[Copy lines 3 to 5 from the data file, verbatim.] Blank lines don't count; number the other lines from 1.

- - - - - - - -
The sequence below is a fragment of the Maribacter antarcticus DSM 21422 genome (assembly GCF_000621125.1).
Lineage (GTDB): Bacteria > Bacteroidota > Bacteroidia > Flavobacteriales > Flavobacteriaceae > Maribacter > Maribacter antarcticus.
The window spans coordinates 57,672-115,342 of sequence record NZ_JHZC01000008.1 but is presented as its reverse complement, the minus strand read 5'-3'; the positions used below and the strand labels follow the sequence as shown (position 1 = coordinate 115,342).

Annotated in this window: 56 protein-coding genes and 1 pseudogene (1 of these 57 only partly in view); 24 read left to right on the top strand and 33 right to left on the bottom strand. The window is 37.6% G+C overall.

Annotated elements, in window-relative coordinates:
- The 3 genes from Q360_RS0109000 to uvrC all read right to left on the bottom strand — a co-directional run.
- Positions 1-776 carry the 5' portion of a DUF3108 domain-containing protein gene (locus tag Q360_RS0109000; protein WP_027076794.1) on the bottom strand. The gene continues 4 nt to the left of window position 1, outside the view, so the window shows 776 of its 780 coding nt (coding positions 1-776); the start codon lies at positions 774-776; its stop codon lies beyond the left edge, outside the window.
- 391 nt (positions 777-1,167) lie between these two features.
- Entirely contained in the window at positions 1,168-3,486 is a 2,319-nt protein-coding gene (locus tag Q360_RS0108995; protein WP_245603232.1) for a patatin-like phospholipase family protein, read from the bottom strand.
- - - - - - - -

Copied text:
The window spans coordinates 57,672-115,342 of sequence record NZ_JHZC01000008.1 but is presented as its reverse complement, the minus strand read 5'-3'; the positions used below and the strand labels follow the sequence as shown (position 1 = coordinate 115,342).

Annotated in this window: 56 protein-coding genes and 1 pseudogene (1 of these 57 only partly in view); 24 read left to right on the top strand and 33 right to left on the bottom strand. The window is 37.6% G+C overall.

Annotated elements, in window-relative coordinates: